The new constitutional assembly assumed more power in Venezuela by declaring itself as the superior body to all other governmental institutions, including the opposition-controlled congress.
That decree came Tuesday just hours after the assembly delegates took control of a legislative chamber and put up pictures of the late president Hugo Chavez, who installed Venezuela’s socialist system.
Delcy Rodriguez, the head of the ruling socialist party and leader of the body, said the unanimously approved decree prohibits lawmakers in congress from taking any action that would interfere with laws passed by the newly installed constitutional assembly.
“We are not threatening anyone,” said Aristobulo Isturiz, the constitutional assembly’s first vice president. “We are looking for ways to coexist.”
Leaders of congress, which previously voted not to recognize any of the new super-body’s decrees, said lawmakers would try to meet in the gold-domed legislative palace Wednesday, but there were questions whether security officers guarding the building would let them in.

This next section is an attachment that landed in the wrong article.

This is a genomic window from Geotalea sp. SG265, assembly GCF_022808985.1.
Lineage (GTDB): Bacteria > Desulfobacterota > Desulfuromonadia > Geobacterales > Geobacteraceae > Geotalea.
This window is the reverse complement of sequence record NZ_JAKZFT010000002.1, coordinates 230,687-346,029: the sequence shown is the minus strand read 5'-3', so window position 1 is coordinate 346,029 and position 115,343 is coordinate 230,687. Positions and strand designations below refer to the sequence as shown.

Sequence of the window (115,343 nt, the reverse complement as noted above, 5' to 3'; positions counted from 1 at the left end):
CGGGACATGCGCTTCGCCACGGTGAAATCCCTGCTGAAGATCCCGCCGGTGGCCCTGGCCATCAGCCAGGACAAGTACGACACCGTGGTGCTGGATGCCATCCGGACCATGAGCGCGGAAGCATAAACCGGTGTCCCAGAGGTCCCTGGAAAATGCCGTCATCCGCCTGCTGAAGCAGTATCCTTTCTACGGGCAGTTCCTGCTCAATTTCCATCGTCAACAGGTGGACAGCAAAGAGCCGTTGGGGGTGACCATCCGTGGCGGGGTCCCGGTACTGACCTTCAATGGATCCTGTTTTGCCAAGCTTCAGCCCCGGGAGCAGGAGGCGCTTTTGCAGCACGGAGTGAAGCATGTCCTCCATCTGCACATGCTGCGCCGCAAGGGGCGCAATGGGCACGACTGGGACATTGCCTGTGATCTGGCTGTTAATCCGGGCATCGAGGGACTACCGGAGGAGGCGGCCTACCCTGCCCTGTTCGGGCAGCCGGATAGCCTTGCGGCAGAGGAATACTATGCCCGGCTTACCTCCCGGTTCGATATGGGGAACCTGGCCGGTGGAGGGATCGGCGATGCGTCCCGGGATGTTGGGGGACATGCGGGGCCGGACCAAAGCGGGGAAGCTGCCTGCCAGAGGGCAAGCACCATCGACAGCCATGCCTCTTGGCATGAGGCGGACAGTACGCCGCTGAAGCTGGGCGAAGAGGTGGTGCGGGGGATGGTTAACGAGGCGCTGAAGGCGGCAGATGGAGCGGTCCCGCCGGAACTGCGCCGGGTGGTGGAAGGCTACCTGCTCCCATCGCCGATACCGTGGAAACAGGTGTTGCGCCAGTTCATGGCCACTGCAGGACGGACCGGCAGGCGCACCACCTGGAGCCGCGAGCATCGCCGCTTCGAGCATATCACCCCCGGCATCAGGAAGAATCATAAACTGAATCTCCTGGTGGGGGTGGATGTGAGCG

The opposition to President Nicolas Maduro also faced another fight Wednesday before the government-stacked Supreme Court, which scheduled a hearing on charges against a Caracas-area opposition mayor. The judges convicted another mayor Tuesday for failing to move against protesters during four months of political unrest.
Protests fuelled by inflation, supply shortages
In calling the July 30 election for the constitutional assembly, Maduro said a new constitution would help resolve the nation’s political standoff, but opposition leaders view it is a power grab and the president’s allies have said they will go after his opponents. Before its decree declaring itself all-powerful, the assembly ousted Venezuela’s outspoken chief prosecutor, established a “truth commission” expected to target Maduro’s foes and pledged “support and solidarity” with the unpopular president.
The latest surge of protests began in early April in reaction to a quickly rescinded attempt by the government-supporting Supreme Court to strip the National Assembly of its powers. But the unrest ballooned into a widespread movement fed by anger over Venezuela’s triple-digest inflation, shortages of food and medicine, and high crime.